Mark McGhee claims it is foolish to expect Scotland to profit from England’s recent travails ahead of next month’s Auld Enemy clash at Wembley.
With two Group F World Cup qualifying games to come against Lithuania and Slovakia, Scotland have much to accomplish before their London appointment. But, while the assistant manager is confident Scotland can head to Wembley on the back of two positive results, he expects England to be in good fettle as well come 11 November.
Gareth Southgate has stepped into the breach after Sam Allardyce left the England manager’s post by mutual consent after just one game, following a newspaper sting.
But McGhee warned that any Scotland fan – or player – thinking things will now be easier at Wembley is “deluding themselves”. He stressed the importance of making sure Scotland can maintain the momentum picked up after the opening win in Malta.
“It will be better going to Wembley with a couple of results in the bag, that’s for sure,” said McGhee.
England host Malta on Saturday and then travel to face Slovenia next week.
“So much can happen between now and then for them [England] and for Gareth,” continued McGhee.
“I have absolutely no fears that Gareth will do a fantastic job with England. Anybody who thinks that Gareth Southgate suddenly being in charge is going to be some sort of advantage [for us] is deluding themselves.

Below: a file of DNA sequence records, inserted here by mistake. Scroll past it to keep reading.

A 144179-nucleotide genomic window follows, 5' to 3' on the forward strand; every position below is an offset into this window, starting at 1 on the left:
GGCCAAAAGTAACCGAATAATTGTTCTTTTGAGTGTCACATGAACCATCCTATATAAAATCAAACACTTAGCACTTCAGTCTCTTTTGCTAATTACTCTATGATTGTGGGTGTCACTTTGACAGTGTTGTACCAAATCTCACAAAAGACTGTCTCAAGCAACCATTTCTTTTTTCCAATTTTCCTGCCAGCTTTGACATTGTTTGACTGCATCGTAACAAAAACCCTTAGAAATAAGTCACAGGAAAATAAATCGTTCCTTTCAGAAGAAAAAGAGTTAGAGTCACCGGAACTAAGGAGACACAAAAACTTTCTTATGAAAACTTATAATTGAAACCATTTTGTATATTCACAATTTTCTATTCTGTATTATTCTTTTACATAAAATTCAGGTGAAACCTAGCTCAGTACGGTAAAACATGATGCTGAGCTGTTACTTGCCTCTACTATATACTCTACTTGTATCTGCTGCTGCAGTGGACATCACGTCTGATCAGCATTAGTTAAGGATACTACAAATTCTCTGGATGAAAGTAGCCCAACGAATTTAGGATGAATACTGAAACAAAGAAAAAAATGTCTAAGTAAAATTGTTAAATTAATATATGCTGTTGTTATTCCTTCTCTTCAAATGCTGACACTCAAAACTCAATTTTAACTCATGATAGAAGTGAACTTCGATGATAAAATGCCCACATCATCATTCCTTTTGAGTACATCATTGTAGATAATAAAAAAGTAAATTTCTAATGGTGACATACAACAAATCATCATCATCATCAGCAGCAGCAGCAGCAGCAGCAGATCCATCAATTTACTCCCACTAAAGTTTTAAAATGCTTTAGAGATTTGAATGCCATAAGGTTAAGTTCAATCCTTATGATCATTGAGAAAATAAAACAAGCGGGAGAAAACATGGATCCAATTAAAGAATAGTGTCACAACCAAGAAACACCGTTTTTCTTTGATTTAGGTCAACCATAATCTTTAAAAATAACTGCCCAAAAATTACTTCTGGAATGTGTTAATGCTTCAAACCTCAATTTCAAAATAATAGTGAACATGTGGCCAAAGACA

“It will be a better England side than it was in the summer,” he added. “I don’t mean that it will be a better England side than Sam might have produced but it will be a better side than it was in the summer when they were disappointing for everyone.
“I don’t think we can look too far ahead to that game. If we start doing that, we are in danger of getting ahead of ourselves. We’ve got two games to win before that. If we remain totally focused on that, we have an opportunity.”
He described the upheaval in the England coaching set-up as “a bit of a red herring” since he doesn’t expect the remarkable developments to have a significant impact on the pitch.
England, who won their opening match 1-0 against Slovakia, will still be motivated to improve their reputation in the eyes of the public after such a poor showing at Euro 2016. Scotland, too, are aiming to exorcise memories, in their case failure to qualify for the finals. The 5-1 victory over Malta, where Scotland improved after going in at half-time at 1-1, eased the pressure on the management team and players. But McGhee knows what awaits if all three points are not secured on Saturday night against Lithuania.
Scotland, due partly to some fixtures having been staged away from the national stadium because of the Commonwealth Games, have only won one competitive match at Hampden since beating Lithuania at Hampden in 2011. That came against Gibraltar in the last campaign, where Scotland again fell short of qualifying for a major finals – or even a play-off.
McGhee is aware some dissatisfaction exists. “We have got to live with that,” he said. “I don’t think we can do anything about that, except win the Lithuania game. That is a pressure that we have to live with. We know that.
“The important thing is that we want to win the Lithuania game because we want to qualify. We don’t want to win the Lithuania game because we have some sort of fear of losing our jobs. That is important.”